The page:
Via Lifehack.org comes this post on twelve practical ways to make Dr. Martin Luther King Jr.’s dream a reality.
On the personal side, my kids are starting to notice that some folks have darker skin than they do. It’s mitigated by a large degree; two of them (Jonathan and Caroline) are pale like their mother, the other two (Matthew and Marie) about about a shade lighter than I am — if that. Therefore, the conversation about skin color usually stops with toddlers and children comparing arms, then goofing off.
Skin color, it seems, is a curiosity to them and little else.
As much as I would love to shrug off history, it’s not that easy. Something is owed, and regardless of the injustice we have a call to charity that transcends the reasons why.
For myself, the tough part isn’t explaining how human beings arrogated themselves to a position to buy and sell other human beings. The tough part is explaining those injustices (and yes, their effects) still exist in today’s world. It’s telling them that the world isn’t all roses. That some people are going to judge others — and them — based on silly and superficial ideas.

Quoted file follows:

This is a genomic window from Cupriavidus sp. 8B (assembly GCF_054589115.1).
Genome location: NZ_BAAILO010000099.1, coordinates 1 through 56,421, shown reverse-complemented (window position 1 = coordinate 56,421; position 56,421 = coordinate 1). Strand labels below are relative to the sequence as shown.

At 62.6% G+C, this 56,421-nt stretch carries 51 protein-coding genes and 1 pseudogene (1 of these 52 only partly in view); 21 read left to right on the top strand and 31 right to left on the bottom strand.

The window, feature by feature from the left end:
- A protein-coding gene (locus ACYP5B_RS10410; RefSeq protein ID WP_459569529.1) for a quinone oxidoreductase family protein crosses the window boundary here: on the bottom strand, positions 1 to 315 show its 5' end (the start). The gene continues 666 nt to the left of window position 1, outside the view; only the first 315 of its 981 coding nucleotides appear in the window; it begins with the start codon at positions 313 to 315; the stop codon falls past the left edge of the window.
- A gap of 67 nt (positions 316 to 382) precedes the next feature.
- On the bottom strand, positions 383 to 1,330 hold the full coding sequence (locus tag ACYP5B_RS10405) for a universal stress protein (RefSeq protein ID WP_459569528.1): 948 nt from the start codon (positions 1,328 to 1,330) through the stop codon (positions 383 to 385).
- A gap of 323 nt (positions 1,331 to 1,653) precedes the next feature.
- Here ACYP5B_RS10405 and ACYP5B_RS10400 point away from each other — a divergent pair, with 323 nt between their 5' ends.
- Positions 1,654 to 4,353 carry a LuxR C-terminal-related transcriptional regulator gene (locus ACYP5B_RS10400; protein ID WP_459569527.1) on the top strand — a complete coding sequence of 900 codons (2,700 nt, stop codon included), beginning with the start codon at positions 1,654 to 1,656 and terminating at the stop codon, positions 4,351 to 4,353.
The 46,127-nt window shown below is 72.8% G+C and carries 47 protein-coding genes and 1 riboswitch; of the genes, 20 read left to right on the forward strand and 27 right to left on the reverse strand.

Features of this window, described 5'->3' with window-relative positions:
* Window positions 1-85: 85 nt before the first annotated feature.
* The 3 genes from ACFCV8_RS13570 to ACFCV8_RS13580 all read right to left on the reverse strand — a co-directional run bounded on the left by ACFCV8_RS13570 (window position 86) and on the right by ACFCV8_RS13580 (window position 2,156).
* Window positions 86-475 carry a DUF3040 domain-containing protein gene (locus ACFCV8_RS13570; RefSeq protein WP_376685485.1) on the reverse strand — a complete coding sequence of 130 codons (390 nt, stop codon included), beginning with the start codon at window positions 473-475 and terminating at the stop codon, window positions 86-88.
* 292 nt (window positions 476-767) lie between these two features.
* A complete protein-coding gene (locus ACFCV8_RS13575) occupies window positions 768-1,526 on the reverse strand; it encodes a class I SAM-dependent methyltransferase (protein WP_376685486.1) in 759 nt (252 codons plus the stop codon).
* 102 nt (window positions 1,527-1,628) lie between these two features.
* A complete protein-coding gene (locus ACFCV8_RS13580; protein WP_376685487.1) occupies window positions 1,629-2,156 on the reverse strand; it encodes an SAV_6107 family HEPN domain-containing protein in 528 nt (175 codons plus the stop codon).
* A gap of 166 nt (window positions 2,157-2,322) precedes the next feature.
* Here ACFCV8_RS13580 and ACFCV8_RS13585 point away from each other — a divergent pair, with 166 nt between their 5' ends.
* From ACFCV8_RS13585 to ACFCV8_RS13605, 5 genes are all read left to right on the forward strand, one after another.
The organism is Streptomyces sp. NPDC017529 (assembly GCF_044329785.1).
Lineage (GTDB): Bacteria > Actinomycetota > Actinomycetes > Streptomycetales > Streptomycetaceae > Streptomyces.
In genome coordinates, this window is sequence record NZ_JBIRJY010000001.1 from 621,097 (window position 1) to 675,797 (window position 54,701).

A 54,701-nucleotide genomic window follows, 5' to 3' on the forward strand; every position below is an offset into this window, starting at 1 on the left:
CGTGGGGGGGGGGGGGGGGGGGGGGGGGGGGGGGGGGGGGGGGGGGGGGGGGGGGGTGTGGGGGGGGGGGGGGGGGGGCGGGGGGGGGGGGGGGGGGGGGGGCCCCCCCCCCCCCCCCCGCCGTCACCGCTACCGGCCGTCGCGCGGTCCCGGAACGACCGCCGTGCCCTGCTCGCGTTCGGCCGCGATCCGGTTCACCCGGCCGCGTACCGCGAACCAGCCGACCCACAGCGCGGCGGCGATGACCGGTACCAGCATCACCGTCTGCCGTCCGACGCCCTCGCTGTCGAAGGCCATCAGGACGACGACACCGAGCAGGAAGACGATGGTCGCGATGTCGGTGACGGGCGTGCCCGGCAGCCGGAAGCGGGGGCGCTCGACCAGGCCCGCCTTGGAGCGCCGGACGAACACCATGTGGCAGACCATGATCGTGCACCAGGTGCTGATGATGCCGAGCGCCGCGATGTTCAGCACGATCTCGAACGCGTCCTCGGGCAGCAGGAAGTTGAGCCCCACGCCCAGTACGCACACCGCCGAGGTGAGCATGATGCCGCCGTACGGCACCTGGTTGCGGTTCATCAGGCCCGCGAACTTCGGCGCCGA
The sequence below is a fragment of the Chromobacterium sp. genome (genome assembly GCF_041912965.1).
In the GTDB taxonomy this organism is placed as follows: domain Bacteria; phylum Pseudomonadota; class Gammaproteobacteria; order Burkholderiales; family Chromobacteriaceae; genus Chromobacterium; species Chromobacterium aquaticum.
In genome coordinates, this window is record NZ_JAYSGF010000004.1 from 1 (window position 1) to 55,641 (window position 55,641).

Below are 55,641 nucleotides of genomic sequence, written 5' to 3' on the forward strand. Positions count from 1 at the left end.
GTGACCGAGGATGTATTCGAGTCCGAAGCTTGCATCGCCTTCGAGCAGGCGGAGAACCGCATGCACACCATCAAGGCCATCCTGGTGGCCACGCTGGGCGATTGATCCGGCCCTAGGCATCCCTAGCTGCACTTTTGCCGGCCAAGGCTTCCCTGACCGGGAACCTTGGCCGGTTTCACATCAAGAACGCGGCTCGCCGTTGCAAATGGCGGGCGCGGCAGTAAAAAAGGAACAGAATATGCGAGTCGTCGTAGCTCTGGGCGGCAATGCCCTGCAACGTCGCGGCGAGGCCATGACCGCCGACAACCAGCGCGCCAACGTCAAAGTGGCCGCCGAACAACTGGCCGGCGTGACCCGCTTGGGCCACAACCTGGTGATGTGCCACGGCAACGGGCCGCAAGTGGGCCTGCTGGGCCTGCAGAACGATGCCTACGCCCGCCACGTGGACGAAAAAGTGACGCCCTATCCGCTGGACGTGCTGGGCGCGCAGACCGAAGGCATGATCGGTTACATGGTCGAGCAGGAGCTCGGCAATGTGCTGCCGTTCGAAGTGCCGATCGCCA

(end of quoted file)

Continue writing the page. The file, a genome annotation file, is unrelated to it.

Worse, standing up for what is right isn’t going to play out like Hollywood tells us it will be. Heroes are martyred. Plato’s freed prisoner in The Republic was killed, not celebrated. Fighting against injustice isn’t easy, otherwise it would have been done by smaller men and women than ourselves.
The even tougher part? Hoping I raise them well enough to make sure they do their part levelling out that injustice. Deep down, I think that is the heart and soul of what Dr. Martin Luther King Jr. tried to communicate to us with his life.